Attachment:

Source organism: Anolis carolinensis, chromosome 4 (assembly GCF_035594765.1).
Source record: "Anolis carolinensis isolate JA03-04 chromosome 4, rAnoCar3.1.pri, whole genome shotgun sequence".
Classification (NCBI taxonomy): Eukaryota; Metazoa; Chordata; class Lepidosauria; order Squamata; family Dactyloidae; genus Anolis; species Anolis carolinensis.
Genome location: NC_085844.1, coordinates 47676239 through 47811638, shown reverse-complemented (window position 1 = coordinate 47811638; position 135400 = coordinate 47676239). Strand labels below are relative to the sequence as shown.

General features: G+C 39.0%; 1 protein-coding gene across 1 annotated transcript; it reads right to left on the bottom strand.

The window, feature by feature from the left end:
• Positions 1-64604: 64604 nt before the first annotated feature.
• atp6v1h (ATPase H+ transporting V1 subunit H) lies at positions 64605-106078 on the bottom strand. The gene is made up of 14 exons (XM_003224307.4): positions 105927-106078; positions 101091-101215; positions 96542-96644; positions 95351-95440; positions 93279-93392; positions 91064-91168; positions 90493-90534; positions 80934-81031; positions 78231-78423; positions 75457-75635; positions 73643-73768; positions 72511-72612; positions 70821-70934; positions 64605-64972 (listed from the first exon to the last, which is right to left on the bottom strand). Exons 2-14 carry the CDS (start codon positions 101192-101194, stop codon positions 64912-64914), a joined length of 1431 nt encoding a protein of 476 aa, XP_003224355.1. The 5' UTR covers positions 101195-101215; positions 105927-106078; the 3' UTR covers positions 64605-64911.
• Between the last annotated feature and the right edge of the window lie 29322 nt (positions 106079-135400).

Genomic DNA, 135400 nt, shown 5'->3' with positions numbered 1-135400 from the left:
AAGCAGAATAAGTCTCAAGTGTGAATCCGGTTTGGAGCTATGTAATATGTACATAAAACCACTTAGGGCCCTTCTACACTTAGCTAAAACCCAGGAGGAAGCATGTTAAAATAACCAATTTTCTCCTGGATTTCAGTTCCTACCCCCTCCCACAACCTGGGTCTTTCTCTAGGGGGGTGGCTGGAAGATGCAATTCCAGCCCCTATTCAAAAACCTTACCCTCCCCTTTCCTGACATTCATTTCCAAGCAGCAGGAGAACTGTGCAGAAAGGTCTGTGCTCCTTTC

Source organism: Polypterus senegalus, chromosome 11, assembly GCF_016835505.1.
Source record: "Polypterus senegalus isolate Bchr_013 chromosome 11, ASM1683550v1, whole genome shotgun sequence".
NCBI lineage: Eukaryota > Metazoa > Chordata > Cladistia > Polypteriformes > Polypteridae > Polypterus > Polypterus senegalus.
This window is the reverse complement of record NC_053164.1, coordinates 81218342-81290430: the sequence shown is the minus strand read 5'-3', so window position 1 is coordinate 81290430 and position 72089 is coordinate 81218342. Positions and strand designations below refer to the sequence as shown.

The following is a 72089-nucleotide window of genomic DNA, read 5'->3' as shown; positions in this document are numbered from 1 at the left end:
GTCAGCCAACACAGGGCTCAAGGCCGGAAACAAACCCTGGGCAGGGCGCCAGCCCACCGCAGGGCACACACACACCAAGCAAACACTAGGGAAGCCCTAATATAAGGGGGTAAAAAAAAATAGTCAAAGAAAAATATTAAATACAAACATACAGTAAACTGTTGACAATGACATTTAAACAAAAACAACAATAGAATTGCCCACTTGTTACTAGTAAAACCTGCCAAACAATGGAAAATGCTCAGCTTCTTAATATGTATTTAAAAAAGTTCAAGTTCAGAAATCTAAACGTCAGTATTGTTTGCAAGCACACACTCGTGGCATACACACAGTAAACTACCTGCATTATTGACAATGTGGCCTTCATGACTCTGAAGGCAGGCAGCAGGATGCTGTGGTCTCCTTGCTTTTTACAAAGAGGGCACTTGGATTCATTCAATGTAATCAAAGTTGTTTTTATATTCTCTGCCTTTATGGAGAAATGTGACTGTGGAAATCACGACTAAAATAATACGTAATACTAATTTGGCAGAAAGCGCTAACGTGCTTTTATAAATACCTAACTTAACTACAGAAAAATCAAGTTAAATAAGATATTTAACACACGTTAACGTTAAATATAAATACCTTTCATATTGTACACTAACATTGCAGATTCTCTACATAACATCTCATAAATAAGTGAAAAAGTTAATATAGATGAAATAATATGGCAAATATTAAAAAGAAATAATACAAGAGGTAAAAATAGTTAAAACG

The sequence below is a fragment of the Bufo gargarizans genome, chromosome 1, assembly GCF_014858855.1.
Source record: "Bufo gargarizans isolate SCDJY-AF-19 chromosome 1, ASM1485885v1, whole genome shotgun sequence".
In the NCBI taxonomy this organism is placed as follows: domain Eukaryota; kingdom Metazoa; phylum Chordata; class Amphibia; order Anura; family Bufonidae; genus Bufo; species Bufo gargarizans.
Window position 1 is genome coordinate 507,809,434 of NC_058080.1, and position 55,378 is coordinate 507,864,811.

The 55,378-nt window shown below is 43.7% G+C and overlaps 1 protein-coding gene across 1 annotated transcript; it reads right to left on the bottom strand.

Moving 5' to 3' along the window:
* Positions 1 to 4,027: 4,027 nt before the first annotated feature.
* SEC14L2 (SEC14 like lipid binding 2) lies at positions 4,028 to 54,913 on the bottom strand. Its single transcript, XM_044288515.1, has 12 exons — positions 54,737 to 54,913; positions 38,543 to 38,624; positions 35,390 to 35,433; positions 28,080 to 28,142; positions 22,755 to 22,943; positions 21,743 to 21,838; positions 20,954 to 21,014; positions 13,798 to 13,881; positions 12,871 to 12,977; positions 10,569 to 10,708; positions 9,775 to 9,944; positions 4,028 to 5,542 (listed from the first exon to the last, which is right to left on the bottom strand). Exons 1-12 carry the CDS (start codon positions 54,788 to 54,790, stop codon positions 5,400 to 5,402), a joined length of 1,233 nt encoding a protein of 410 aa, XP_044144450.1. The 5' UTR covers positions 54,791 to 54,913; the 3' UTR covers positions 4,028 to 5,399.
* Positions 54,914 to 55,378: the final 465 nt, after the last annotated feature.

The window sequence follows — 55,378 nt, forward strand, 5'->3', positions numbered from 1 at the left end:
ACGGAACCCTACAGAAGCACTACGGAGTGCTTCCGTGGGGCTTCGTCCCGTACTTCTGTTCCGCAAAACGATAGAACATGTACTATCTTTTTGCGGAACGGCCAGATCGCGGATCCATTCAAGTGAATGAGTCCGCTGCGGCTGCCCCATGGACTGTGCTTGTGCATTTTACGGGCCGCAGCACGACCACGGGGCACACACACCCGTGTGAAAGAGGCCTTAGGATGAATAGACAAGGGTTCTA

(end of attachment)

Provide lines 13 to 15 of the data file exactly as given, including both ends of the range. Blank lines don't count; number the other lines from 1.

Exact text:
Source record: "Polypterus senegalus isolate Bchr_013 chromosome 11, ASM1683550v1, whole genome shotgun sequence".
NCBI lineage: Eukaryota > Metazoa > Chordata > Cladistia > Polypteriformes > Polypteridae > Polypterus > Polypterus senegalus.
This window is the reverse complement of record NC_053164.1, coordinates 81218342-81290430: the sequence shown is the minus strand read 5'-3', so window position 1 is coordinate 81290430 and position 72089 is coordinate 81218342. Positions and strand designations below refer to the sequence as shown.